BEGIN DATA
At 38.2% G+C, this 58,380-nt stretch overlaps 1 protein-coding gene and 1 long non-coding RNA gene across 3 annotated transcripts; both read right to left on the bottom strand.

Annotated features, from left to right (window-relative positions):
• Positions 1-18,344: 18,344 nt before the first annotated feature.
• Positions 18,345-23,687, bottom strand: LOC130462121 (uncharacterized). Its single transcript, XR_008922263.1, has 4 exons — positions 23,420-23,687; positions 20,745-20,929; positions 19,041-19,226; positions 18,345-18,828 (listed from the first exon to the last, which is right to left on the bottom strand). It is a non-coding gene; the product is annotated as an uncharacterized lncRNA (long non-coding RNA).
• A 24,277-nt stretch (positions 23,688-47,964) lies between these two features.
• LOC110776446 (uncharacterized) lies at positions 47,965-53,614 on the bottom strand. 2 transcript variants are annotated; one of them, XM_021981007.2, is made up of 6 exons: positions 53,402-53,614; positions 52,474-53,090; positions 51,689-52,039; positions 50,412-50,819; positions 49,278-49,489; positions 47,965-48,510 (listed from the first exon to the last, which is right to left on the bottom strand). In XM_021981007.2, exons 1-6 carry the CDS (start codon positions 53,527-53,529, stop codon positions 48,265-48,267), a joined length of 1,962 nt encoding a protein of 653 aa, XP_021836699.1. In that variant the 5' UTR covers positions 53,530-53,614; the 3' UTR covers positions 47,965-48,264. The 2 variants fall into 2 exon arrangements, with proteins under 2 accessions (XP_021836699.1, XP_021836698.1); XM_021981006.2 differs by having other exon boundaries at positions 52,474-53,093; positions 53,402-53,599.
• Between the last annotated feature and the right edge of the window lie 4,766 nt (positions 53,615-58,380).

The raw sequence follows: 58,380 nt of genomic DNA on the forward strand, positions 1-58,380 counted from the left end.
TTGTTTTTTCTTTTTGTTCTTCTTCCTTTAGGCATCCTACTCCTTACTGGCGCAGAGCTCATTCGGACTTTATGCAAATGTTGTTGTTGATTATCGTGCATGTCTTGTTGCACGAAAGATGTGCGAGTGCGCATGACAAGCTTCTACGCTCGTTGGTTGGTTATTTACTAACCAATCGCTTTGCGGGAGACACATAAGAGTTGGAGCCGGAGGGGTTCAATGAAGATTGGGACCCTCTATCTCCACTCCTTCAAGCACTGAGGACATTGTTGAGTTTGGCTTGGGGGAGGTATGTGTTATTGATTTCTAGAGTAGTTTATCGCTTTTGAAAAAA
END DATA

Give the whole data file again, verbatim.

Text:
At 38.2% G+C, this 58,380-nt stretch overlaps 1 protein-coding gene and 1 long non-coding RNA gene across 3 annotated transcripts; both read right to left on the bottom strand.

Annotated features, from left to right (window-relative positions):
• Positions 1-18,344: 18,344 nt before the first annotated feature.
• Positions 18,345-23,687, bottom strand: LOC130462121 (uncharacterized). Its single transcript, XR_008922263.1, has 4 exons — positions 23,420-23,687; positions 20,745-20,929; positions 19,041-19,226; positions 18,345-18,828 (listed from the first exon to the last, which is right to left on the bottom strand). It is a non-coding gene; the product is annotated as an uncharacterized lncRNA (long non-coding RNA).
• A 24,277-nt stretch (positions 23,688-47,964) lies between these two features.
• LOC110776446 (uncharacterized) lies at positions 47,965-53,614 on the bottom strand. 2 transcript variants are annotated; one of them, XM_021981007.2, is made up of 6 exons: positions 53,402-53,614; positions 52,474-53,090; positions 51,689-52,039; positions 50,412-50,819; positions 49,278-49,489; positions 47,965-48,510 (listed from the first exon to the last, which is right to left on the bottom strand). In XM_021981007.2, exons 1-6 carry the CDS (start codon positions 53,527-53,529, stop codon positions 48,265-48,267), a joined length of 1,962 nt encoding a protein of 653 aa, XP_021836699.1. In that variant the 5' UTR covers positions 53,530-53,614; the 3' UTR covers positions 47,965-48,264. The 2 variants fall into 2 exon arrangements, with proteins under 2 accessions (XP_021836699.1, XP_021836698.1); XM_021981006.2 differs by having other exon boundaries at positions 52,474-53,093; positions 53,402-53,599.
• Between the last annotated feature and the right edge of the window lie 4,766 nt (positions 53,615-58,380).

The raw sequence follows: 58,380 nt of genomic DNA on the forward strand, positions 1-58,380 counted from the left end.
TTGTTTTTTCTTTTTGTTCTTCTTCCTTTAGGCATCCTACTCCTTACTGGCGCAGAGCTCATTCGGACTTTATGCAAATGTTGTTGTTGATTATCGTGCATGTCTTGTTGCACGAAAGATGTGCGAGTGCGCATGACAAGCTTCTACGCTCGTTGGTTGGTTATTTACTAACCAATCGCTTTGCGGGAGACACATAAGAGTTGGAGCCGGAGGGGTTCAATGAAGATTGGGACCCTCTATCTCCACTCCTTCAAGCACTGAGGACATTGTTGAGTTTGGCTTGGGGGAGGTATGTGTTATTGATTTCTAGAGTAGTTTATCGCTTTTGAAAAAA